The New Providence Diocesan Lenten Mission was held February 26th to February 28th, under the theme: “Stewardship, My Response To God.” The Missioner was The Rt. Rev’d. Harold Daniel, former Suffragan Bishop of Mandeville in the Diocese of Jamaica and the Cayman Islands. |
The material from each evening of the Mission has been put into pamphlet form. This material can be used during Lent for personal devotions, teachings, presentations to parish organizations, small group discussion, etc. The bishop has asked that we make use of this material to keep the diocesan focus on stewardship for the Holy Season and prepare us for the full scale Diocesan Stewardship Initiative (DSI).
First Address: My Response To The Invitation Of The Gospel
Introduction: (two definitions of the term Christian Stewardship)
Christian Stewardship is the Christian’s response in love and thankfulness to the redemptive love of God in Jesus Christ. (The Catechism in the Book of Common Prayer, CPWI)
Stewardship is our total response to God, recognizing that our own being is His gift, and responding is our hope of glory. (Bishop Neville deSouza in the Christian Stewardship Policy document of the Diocese of Jamaica and the Cayman Islands)
Good stewardship is a basic requirement of whatever activity we engage in during the Lenten Season. Good stewardship embraces the totality of the Christian way of life. (What activities are you going to be engaged in during Lent 2012? Are these activities going to be just for Lent, or are they going to be significant parts of your Christian way of life?)
Christians as Stewards: (a few examples to consider)
Paul - His response to his encounter with Christ was:
a radical change of life
a constant sharing of his conversion story with others
being faithful to the ministry entrusted to him (1Cor. 4: 1, 2)
gratitude that God had given him a special ministry (2 Cor. 4: 1)
Peter – In 1 Peter 4: 10 he reminded his readers to be “good stewards of the manifold grace of God.” God’s grace to them included love, forgiveness, truth, strength etc. Their response to God was to share these with one another to the glory of God.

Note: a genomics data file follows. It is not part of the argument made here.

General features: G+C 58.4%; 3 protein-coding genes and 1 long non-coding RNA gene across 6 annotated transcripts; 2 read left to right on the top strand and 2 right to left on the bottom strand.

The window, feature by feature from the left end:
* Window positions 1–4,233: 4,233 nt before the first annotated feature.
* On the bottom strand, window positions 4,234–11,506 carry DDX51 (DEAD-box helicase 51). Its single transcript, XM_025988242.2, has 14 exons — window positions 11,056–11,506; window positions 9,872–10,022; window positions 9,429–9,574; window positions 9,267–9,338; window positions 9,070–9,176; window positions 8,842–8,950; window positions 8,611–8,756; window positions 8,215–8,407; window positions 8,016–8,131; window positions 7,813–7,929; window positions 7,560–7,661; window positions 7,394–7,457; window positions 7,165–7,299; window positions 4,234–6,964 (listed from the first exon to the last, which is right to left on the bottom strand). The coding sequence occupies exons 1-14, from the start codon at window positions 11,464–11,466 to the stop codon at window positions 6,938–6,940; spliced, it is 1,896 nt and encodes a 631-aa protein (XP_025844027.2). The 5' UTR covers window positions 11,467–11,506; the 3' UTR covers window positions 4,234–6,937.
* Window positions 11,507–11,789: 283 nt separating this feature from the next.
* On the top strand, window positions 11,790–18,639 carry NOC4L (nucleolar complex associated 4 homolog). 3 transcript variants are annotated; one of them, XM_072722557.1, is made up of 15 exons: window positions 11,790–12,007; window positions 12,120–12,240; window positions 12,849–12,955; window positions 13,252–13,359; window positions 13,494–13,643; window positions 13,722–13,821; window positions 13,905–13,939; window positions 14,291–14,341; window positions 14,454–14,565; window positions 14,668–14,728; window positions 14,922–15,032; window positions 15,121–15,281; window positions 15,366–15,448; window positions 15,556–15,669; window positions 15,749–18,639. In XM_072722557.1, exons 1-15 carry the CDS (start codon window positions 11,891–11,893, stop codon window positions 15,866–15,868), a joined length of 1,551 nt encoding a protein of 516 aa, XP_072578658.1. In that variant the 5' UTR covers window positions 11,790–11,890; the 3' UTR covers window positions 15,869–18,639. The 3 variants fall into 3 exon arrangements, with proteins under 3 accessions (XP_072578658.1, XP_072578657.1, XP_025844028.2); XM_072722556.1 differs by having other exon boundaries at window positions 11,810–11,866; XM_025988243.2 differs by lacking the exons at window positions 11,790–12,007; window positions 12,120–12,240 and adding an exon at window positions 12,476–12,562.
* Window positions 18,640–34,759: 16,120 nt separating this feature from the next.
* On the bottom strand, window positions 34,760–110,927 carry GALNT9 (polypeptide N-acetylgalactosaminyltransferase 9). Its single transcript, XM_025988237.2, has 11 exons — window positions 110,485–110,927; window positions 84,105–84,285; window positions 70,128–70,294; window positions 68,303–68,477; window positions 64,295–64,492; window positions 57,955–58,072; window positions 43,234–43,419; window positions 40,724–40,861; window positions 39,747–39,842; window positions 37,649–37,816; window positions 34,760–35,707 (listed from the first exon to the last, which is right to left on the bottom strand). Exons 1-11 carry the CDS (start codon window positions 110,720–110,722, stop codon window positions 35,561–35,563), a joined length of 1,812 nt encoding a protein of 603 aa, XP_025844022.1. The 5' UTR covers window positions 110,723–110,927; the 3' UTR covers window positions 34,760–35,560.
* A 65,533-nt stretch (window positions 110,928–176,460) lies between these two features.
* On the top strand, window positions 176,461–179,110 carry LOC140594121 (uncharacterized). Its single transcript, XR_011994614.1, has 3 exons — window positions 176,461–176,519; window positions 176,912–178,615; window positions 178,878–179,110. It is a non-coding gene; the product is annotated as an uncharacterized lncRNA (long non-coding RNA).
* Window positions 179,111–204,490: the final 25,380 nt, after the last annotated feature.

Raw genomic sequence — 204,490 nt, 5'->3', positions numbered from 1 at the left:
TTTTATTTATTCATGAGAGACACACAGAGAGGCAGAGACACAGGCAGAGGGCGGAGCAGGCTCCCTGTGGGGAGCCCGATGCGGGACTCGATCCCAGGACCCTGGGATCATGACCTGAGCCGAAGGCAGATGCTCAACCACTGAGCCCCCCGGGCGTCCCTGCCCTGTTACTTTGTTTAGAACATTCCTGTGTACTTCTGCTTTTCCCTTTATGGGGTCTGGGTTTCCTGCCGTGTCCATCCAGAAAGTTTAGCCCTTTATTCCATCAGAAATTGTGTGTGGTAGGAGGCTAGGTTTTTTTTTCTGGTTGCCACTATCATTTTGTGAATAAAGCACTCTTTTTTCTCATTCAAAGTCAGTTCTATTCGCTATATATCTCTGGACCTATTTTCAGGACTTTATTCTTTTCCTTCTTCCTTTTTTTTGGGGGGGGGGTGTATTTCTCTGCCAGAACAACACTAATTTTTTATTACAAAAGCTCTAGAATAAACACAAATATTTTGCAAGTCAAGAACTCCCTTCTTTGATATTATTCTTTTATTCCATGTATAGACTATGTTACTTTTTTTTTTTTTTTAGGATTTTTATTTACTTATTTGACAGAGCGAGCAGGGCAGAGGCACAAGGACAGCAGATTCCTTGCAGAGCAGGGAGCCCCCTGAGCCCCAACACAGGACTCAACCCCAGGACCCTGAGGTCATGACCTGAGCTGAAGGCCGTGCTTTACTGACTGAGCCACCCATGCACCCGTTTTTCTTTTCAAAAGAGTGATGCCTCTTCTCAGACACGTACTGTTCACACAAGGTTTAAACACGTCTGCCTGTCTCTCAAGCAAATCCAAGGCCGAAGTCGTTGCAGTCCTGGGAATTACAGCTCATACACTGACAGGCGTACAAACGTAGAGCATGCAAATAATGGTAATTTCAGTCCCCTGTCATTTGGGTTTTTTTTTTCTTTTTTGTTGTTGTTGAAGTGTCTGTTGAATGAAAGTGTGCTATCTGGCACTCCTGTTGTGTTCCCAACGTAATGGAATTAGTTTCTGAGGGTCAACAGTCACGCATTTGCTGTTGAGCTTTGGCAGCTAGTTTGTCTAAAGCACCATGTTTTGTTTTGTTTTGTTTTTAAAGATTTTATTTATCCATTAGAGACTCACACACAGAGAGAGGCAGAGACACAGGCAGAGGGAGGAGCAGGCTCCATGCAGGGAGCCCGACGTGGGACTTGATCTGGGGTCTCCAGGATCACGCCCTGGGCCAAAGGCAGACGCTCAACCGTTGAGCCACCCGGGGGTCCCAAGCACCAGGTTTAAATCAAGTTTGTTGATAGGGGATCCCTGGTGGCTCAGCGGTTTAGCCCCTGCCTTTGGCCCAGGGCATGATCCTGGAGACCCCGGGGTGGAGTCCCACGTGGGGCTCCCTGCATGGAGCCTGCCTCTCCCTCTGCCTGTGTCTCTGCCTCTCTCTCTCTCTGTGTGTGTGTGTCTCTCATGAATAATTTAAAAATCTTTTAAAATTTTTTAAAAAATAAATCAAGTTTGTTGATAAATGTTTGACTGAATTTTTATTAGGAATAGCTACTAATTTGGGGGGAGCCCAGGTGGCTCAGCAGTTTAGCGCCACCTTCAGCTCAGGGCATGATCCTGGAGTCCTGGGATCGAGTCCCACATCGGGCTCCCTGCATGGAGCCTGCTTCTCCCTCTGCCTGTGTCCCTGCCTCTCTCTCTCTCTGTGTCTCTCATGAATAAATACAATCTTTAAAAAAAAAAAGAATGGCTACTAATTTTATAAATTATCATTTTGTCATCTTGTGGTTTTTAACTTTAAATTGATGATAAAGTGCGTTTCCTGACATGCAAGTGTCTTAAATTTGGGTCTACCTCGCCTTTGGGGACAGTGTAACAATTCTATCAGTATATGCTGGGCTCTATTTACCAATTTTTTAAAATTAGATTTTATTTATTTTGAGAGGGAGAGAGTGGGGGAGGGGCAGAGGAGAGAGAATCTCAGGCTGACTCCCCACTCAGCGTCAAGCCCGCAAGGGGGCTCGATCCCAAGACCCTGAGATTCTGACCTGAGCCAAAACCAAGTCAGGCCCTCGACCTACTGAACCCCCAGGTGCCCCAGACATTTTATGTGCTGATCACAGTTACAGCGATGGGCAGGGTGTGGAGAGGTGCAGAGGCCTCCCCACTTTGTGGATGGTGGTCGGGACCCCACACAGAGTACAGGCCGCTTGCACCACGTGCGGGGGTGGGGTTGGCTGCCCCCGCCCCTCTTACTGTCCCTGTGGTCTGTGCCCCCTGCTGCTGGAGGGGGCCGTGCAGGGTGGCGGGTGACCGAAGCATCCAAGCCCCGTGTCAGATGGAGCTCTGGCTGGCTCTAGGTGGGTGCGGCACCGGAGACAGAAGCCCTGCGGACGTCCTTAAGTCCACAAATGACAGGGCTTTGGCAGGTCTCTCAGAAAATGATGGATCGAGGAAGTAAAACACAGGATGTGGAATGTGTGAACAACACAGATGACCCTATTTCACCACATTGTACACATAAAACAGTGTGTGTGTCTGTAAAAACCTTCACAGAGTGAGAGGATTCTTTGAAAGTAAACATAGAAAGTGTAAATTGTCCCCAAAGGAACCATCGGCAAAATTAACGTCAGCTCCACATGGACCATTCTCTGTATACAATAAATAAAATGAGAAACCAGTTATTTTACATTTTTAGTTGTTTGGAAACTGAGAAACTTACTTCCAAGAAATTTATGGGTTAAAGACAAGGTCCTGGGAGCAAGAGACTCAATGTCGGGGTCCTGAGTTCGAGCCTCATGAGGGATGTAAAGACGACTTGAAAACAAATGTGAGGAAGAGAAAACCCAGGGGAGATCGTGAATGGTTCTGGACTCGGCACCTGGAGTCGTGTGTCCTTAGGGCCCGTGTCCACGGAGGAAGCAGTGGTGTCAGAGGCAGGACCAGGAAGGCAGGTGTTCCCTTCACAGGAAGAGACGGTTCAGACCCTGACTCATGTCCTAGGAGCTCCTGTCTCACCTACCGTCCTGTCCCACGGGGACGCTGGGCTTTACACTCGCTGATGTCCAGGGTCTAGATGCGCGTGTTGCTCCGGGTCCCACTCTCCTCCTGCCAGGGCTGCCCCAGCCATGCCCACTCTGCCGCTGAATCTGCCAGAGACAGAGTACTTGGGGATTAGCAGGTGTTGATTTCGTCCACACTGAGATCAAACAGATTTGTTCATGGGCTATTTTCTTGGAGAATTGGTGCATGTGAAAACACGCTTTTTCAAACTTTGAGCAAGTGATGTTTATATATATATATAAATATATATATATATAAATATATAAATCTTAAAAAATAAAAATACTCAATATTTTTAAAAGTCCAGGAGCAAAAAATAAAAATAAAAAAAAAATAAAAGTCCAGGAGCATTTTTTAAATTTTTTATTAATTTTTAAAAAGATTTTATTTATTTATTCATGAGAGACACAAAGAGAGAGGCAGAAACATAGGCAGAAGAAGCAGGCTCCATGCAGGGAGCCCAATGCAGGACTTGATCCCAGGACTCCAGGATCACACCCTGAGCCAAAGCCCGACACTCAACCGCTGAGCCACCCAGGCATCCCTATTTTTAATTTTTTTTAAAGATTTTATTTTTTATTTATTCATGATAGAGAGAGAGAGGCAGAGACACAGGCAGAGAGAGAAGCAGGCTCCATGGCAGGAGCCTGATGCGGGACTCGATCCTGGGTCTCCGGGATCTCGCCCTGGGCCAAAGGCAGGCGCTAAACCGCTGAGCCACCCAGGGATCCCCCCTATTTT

Jesus – In St. Luke 12: 41 – 46 Jesus highlights the importance of faithfulness and prudence. (note verses 43 & 48b)
What is the primary context for the exercise of Christian Stewardship? The eternal plan of God, the mysteries that God has revealed, the graces and gifts that God has bestowed. (See Ephesians 1: 9 & 10) Note how Paul sees his role as that of making “everyone see what is the plan of the mystery hidden for ages in God who created all things.”
Stewardship as response: To be a good steward one must be a good Christ-
ian. It is necessary for the Christian steward to have a personal experience of
Jesus Christ as Saviour, Redeemer, Friend.
Stewardship is response!
The necessity of Conversion: What is conversion? According to Bernard Haring it is “in every way the most utterly personal movement the restoration of the bonds of personal intimacy with God, a recovery and reacceptance of the most holy rights, the rights of a child, which have been lost until now.” See this worked out in the parable of the Prodigal Son. (St. Luke 15) Converts must know clearly where they stand, that they are for God and that God is for them, that they have turned to Christ and yielded their lives fully to him. This positive response leads one to a life of discipleship.